Many selections of common arborvitae - Thuja occidentalis - are very narrow and columnar in form and make much better hedging candidates. One of the most popular and widely used is 'Smaragd', aka Emerald Green. This can be spaced quite closely, only gets to be about three feet wide and 15' tall. And these plants generally produce multiple leaders, so topping or leveling off the tops at a specific height is very appropriate. Green Giants typically produce a single leader, so topping is much more of an issue, causes health issues for the plants and generally results in a rather short life span.
As to "parroting" back spacing recommendations, as a landscape professional, these are plants I've grown and worked with on a number of landscape projects, so I am pretty darn familiar with them, their growth habits and the habits of both the parent species. And spacing recommendations one finds from nurseries and growers, extension fact sheets, even books are usually provided for good reason. These trees are far more similar to Leyland cypress than they are to common arborviate - big, very fast growing trees. 'Screening' is also quite different from 'hedging' - screening implies allowing the tree to growth to its natural form and size with minimal pruning. Hedging refers to maintaining the plants in a formalized shape and at a specified hight and reguires frequent and ongoing maintenance. Both Green Giants and Leylands are good screening plants but not very good hedging plants, simply by virtue of their growth rate, habit and size.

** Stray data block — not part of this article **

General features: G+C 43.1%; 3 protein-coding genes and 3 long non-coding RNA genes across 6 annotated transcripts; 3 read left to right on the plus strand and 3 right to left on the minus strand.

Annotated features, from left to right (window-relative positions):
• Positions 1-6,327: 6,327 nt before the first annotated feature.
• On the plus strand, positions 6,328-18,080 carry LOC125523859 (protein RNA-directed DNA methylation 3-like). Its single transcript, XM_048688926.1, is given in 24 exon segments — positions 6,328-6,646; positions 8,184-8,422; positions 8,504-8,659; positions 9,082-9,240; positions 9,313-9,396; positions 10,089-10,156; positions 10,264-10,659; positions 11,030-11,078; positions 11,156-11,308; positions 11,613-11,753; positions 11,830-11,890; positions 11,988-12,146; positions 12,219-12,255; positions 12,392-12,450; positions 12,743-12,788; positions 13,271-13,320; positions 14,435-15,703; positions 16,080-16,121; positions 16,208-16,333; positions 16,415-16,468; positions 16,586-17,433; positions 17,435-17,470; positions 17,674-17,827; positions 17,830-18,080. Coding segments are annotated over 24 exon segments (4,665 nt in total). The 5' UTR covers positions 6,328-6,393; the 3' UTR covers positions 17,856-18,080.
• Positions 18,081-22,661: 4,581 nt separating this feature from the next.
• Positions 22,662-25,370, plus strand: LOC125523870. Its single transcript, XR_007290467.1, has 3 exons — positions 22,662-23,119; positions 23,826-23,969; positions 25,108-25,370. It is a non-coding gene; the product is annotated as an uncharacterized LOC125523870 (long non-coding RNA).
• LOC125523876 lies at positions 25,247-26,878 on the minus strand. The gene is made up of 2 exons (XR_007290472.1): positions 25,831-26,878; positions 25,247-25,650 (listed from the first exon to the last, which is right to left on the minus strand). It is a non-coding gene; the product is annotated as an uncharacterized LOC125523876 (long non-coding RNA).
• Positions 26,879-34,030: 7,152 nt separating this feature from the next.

But you've apparently made up your mind despite the advice given......which by the way, you ASKED for. If you don't like it, ignore it. Go ahead and spend the money and effort, space as you wish and be prepared to be busy with the ladder and electric pruning shears. And plan on replacing your 'hedge' in 10 years, probably less.
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plants, simply by virtue of their growth rate, habit and size.

I haven't made up my mind at all. Nor will I ignore advice. I may ask probing questions, but they are not intended to offend or irritate.
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mike wrote:

Sounds like you're very anxious to block out a neighbor.